“That puts an exclamation point on an excellent season,” said coach John Harbaugh, whose Ravens’ next test comes in the divisional round, against the lowest-seeded AFC team standing — either the No. 4 Houston Texans, No. 5 Buffalo Bills or No. 6 Tennessee Titans.

“I’m very, very proud of these players and these coaches. We’re about to move into the next part of the season, the most important part, obviously. But with this part behind us, it’s worth [it] to take a minute and look at it. This is one of the best teams — it’s the best team in football in the regular season this year.”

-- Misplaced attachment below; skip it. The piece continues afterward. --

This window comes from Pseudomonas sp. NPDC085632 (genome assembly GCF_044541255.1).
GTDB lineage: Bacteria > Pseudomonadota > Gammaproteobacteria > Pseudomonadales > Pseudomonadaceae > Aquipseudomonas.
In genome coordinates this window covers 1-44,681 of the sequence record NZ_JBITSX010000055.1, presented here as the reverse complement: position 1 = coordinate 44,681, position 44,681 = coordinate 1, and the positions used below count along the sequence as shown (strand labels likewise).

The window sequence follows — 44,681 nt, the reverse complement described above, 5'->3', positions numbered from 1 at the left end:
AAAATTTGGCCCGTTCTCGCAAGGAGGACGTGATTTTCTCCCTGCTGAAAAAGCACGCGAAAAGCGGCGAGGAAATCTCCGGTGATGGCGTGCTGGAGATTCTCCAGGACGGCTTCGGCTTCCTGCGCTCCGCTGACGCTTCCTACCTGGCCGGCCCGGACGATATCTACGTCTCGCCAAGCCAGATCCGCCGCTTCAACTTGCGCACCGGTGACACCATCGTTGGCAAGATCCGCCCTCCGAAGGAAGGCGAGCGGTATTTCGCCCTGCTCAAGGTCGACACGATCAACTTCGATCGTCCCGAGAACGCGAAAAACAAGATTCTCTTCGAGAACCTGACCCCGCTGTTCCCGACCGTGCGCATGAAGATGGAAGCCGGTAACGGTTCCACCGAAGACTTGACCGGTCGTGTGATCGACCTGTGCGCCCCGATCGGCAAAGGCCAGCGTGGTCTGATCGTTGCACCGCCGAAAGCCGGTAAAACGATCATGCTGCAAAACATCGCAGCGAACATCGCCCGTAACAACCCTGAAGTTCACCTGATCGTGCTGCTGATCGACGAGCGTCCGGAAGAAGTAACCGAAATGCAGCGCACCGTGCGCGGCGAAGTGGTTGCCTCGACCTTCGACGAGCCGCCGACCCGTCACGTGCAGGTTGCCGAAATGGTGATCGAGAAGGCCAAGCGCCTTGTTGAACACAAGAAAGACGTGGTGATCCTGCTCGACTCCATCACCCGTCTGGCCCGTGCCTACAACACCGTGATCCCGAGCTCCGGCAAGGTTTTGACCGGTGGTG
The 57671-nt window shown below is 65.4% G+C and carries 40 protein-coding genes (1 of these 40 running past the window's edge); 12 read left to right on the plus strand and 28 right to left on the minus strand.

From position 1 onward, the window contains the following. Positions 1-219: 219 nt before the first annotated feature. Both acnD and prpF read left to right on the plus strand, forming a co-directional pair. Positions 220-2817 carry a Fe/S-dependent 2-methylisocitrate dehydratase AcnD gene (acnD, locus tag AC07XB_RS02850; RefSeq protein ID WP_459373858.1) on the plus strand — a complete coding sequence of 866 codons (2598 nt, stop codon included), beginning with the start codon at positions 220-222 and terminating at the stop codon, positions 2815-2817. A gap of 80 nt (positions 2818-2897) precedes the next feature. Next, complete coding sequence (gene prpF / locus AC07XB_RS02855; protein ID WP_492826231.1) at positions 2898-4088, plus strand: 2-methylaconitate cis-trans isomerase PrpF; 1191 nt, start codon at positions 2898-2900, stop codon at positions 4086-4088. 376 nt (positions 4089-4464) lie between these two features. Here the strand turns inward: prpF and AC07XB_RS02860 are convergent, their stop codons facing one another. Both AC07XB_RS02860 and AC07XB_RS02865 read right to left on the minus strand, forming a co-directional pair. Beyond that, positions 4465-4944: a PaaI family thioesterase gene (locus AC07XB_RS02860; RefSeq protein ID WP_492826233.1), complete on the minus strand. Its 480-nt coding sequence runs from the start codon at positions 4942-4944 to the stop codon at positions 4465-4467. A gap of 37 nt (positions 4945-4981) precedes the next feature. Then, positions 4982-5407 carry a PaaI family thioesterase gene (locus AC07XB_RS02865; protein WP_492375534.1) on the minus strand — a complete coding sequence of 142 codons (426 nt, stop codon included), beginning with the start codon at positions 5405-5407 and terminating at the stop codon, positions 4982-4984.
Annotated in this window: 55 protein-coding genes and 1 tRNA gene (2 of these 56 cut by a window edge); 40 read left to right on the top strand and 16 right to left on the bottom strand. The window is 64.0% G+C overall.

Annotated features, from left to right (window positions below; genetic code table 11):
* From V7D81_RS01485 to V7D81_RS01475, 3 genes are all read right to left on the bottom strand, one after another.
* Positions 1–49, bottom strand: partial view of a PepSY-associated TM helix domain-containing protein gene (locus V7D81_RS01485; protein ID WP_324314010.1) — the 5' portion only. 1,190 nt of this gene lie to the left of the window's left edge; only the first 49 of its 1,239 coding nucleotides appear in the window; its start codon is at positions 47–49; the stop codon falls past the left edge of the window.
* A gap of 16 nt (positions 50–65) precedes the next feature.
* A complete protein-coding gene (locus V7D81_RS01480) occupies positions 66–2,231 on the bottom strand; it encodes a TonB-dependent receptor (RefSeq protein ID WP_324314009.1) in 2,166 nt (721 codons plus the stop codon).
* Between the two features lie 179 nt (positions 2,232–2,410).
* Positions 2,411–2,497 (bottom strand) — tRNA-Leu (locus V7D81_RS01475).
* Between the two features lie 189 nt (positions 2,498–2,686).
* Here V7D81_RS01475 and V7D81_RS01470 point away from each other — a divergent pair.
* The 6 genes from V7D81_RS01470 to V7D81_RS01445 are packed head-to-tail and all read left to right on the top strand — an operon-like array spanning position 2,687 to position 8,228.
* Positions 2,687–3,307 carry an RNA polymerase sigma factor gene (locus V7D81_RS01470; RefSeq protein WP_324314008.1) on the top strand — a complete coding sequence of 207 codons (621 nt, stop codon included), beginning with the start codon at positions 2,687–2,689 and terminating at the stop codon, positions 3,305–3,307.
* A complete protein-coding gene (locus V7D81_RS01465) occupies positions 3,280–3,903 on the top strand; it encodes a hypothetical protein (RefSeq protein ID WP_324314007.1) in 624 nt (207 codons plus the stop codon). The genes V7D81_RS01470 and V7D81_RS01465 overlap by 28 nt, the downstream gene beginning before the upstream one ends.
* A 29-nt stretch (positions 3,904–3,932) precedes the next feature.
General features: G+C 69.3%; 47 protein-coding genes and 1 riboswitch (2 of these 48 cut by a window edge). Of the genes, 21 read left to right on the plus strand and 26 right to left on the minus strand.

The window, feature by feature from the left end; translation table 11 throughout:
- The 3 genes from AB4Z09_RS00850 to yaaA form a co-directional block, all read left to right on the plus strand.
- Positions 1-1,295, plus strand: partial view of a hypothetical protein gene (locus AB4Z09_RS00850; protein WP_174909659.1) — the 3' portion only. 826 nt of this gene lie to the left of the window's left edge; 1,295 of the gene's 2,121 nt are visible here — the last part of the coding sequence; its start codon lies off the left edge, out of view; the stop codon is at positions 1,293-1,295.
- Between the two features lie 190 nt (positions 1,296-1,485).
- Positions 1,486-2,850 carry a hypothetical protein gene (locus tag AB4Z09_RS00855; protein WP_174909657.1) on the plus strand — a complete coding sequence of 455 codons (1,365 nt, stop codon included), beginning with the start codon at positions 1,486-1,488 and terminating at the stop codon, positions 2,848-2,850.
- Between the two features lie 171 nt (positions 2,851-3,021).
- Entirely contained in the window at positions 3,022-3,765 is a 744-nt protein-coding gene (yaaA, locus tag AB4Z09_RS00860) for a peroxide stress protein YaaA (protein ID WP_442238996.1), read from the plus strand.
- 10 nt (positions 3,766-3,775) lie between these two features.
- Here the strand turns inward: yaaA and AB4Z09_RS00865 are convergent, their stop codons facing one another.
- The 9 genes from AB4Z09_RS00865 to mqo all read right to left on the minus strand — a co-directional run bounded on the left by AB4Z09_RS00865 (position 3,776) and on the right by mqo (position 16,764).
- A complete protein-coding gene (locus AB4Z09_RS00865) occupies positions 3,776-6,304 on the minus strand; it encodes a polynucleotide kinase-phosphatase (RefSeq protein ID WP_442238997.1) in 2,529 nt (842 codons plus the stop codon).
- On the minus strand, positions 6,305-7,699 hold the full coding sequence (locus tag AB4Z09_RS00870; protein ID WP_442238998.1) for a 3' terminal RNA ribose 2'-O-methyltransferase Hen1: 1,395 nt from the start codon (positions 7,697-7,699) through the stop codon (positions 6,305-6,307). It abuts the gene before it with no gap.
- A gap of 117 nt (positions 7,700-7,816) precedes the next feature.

On Sunday, amid a steady downpour, all they could be was a spoiler — again. In Week 17 last season, the Ravens’ nail-biting home win over the Cleveland Browns had denied Pittsburgh a playoff appearance for the first time since 2013. After a stunning loss to the New York Jets in Week 16, the Steelers (8-8) entered the regular season’s final week needing a win and help.

They got neither. The Tennessee Titans, who entered Sunday with a hold on the AFC’s second wild-card bid, beat the Houston Texans, 35-14, to punch their playoff ticket. And Pittsburgh — well, the Steelers have had better teams.

Even with Jackson a spectator and running back Mark Ingram II recovering from a Week 16 calf injury, the Ravens pounded the ball like they’ve become accustomed to. The Ravens finished with 223 rushing yards, easily clearing the 93 they needed to break the New England Patriots’ 1978 team record of 3,165 yards.